News and knowhow for farmers

Kenyan home buyers now want houses with cultivation spaces

When real estate companies in
Kenya realized they were not selling enough residential houses, they
pulled out their drawing boards, cleared them and came up with a new strategy
that now seems seamless.

The unique marketing model involves
wooing residential home buyers by giving them small plots for farming, which
come complete with adequate water for irrigation, in addition to the house they
are buying.

This realization that people,
regardless of where they live, still have to eat and, therefore, relish a
piece of farmland is gradually boosting urban farming efforts in the country.

Currently, and ironically, most
urban farming initiatives have been based in the slums but this new real estate
strategy holds the promise of increasing food production in a country labeled
food insecure by the World Food Program (WFP)

Hass Consult’s  100-acre Esidai Housing project comprises 25
four-acre plots sold as ready-to-go gated homes with serviced farms.

Several other real
estate companies have adopted the approach, which promises to position urban
farming in Kenya as a reliable food source.  This is in consideration of the fact that in
Africa, half of the population is expected to move to urban areas by year
2030.  

Each plot in Optiven’s
residential project in Kitengela has free space the size of a standard class
room to allow its clients grow vegetables and other food crops for domestic
consumption.

Water tanks were erected
to tap rain water for irrigation.

Kruss Kenya, based at
the Kenyan Coast offered its clients in Nyali low cost green houses measuring
15 by 20metres in a bid to encourage them to grow fast maturing vegetables and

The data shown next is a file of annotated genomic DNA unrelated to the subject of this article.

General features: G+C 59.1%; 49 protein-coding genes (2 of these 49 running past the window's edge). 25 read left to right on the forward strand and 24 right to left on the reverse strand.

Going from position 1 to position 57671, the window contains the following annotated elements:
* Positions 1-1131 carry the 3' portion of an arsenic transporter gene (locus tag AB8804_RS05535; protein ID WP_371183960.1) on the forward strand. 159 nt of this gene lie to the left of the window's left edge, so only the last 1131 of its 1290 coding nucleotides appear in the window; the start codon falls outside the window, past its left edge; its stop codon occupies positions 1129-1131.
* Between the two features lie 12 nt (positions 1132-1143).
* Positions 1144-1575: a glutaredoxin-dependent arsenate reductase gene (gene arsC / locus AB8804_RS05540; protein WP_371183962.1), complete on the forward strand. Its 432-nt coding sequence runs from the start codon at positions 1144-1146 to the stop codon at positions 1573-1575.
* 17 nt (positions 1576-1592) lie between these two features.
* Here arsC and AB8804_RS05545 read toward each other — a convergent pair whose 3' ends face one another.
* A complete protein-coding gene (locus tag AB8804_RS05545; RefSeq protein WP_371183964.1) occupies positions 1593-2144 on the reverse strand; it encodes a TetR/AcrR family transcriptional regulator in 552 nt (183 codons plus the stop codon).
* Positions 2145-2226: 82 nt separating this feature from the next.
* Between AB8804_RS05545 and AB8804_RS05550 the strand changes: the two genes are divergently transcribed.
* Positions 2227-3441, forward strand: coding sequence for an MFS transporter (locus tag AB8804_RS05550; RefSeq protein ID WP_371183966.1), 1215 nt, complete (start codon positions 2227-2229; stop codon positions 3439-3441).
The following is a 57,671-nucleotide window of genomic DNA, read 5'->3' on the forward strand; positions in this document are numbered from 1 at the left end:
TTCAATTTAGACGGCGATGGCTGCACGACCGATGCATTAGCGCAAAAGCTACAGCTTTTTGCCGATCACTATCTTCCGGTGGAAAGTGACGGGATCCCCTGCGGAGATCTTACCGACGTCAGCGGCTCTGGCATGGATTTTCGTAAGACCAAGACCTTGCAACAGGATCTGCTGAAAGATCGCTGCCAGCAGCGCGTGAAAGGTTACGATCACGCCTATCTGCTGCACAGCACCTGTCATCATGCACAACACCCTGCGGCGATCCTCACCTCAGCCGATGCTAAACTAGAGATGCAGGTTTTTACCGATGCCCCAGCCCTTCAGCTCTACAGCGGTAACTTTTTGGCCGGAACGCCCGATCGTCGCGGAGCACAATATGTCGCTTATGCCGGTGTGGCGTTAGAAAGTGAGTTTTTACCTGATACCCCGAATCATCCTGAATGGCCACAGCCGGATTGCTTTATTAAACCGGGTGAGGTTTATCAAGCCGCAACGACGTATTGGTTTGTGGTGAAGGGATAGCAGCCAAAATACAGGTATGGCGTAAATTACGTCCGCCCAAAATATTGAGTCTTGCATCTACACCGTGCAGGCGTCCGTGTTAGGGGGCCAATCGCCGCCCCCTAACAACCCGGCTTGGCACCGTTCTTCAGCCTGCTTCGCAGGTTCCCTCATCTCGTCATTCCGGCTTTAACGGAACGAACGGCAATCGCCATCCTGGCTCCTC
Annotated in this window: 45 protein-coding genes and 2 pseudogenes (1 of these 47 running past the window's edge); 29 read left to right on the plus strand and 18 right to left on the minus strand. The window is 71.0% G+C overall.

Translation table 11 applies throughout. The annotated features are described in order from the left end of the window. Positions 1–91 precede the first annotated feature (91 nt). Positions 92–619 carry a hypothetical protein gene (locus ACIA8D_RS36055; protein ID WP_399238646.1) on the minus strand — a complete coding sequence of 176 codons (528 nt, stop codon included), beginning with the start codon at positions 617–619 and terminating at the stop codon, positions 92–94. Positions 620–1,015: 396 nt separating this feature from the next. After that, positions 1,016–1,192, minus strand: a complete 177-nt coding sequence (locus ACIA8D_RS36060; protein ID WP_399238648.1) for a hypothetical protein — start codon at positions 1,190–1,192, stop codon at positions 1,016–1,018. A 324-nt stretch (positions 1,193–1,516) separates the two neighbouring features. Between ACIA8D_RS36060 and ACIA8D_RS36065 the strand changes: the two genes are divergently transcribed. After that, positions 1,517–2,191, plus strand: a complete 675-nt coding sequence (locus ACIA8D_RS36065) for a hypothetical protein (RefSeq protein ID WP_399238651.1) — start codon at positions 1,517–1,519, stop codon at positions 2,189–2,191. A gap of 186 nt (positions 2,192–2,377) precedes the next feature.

fruits for domestic consumption.

It also installed
solar water pumps next to the gardens in partnership with a local solar company
to aid in irrigation

This marketing strategy comes at
a time when the global focus is on Sustainable Development Goals (SGDs), chief
among them, total poverty eradication and making the world food secure.

 Currently, at least 805m people
are faced with severe hunger in the world, majority being from developing
nations like Kenya according to the state of food insecurity 2014 report by the
World Food Program (WFP).

Urban farming is quickly taking
shape around the country. A research
by the Population Reference Bureau (PRB) on the benefits of urban agriculture
in Africa showed that, households that practice urban agriculture are more
likely to have access to a wider variety of nutritious foods such as vegetables
and animal products. In Kampala, Uganda, urban agriculture has been linked to
improved nutritional status in school children.

The report noted that
large plots for agricultural are being created on undeveloped land in cities
like Dar es Salaam, Yaounde, Lusaka and Kampala in a bid to provide adequate
food for a growing population in cities. 

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